Remembering Bob Cole, the greatest hockey announcer of all-time

Photo credit:CBC/Hockey Night in Canada
Arun Srinivasan
1 day ago
Bob Cole, the legendary Hockey Night in Canada announcer, died at 90 Wednesday night, surrounded by his family.
Cole, to many is the defining voice of hockey. It’s hard to imagine growing up as a Toronto Maple Leafs fan, or as a hockey fan generally, without hearing Cole’s booming intonation searing into your memories. Cole was Hockey Night in Canada’s lead announcer from 1980-2008, often paired on Maple Leafs broadcasts and he brought a genuine level of enthusiasm, excitement and a sense for the occasion that hasn’t been replicated on Canadian airwaves since. He essentially became the voice of the Stanley Cup Finals and hockey at the Winter Olympics. Cole’s unrelenting love of the game was embedded into each of his calls
“He never seemed to cheer for either team, he just wanted a good game,” Cole’s longtime broadcasting partner, Harry Neale, reflected to Sportsnet’s Jeff Marek.
If you take a cursory look around social media, you’ll see several tributes to Cole, about how he was their introduction to hockey and that’s certainly resonant. Many newcomers and immigrants view hockey as a natural extension of Canadiana and Cole was an entry point, a guide to hockey and his iconic calls, his ability to elevate moments and his passion was a language that operated as a uniting force for many. Cole’s unique inflection made it feel like he was speaking directly to you in your living room. He is arguably Canada’s greatest national expert, a true ambassador for this oft-fractured country.
Above all, Cole was a tremendous announcer and let’s be clear: he clearly surpassed his hero Foster Hewitt as Canada’s voice of hockey, which should be a cabinet position. Let’s get into some of these iconic calls!
Toronto was facing elimination during Game 6 of the 2002 Eastern Conference Finals, trailing the Carolina Hurricanes 1-0. Hurricanes goaltender Arturs Irbe morphed into a larger-than-life figure during this series and with the season on the line, Tomas Kaberle got a shot through traffic. Mats Sundin whacked away at the puck through the ensuing scrum with 22 seconds, then:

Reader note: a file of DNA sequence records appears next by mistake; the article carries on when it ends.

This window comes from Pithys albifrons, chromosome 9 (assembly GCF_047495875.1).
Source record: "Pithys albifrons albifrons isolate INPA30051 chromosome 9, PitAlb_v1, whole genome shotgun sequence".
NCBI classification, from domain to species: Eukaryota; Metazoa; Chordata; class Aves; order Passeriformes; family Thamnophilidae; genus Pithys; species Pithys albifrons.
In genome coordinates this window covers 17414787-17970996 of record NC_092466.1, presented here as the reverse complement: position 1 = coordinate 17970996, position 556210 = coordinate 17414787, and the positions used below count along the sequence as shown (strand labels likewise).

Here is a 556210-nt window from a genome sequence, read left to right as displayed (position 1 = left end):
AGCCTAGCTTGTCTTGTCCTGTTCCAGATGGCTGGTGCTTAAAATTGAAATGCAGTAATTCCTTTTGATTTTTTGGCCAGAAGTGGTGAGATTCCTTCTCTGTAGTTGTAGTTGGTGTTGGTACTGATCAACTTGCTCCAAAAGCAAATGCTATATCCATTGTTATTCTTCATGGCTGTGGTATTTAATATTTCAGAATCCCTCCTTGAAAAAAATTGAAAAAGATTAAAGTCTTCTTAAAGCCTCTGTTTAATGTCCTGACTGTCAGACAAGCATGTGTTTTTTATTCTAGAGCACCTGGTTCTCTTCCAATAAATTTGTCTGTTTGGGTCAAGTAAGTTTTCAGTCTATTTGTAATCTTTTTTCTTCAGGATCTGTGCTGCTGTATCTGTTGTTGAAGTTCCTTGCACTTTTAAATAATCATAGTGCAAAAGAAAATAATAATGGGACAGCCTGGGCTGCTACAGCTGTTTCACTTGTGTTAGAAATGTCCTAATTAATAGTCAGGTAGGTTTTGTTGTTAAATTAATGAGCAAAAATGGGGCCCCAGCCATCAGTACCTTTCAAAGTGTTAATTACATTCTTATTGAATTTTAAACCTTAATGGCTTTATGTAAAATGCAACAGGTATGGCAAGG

Carolina would go onto win the game in overtime, but it’s a moot point: Cole captured elation better than any hockey broadcaster in history.
There are few things better than a walk-off elimination goal and Cole went nuts when Nikolai Borschevsky led the Maple Leafs past the Detroit Red Wings during the first round of the 1993 playoffs.
My personal favourite are Cole’s calls during Game 7 of the 2004 first-round series between the Toronto Maple Leafs and Ottawa Senators. It was just twenty years ago when The Battle of Ontario felt like the Maple Leafs’ foremost rivalry and as a teenager, anticipation for this game reached fever pitch. Joe Nieuwendyk scored nearly-identical soft goals against beleaguered Senators goalie Patrick Lalime and Cole’s call elevated an Air Canada Centre crowd that was ready to blow the roof off of the newly-built arena.

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Here’s Nieuwendyk again! Scores again! Right! Through! Lalime! Two in a row, for Nieuwendyk. What’s going on?!
Cole was inducted into the Hockey Hall of Fame in 1996 and was the greatest hockey announcer of my lifetime, to say nothing of three generations of Canadians. Oh, baby, Cole’s presence within the larger hockey ecosystem is missed badly. He is forever the voice of hockey. Rest in peace, Bob Cole.

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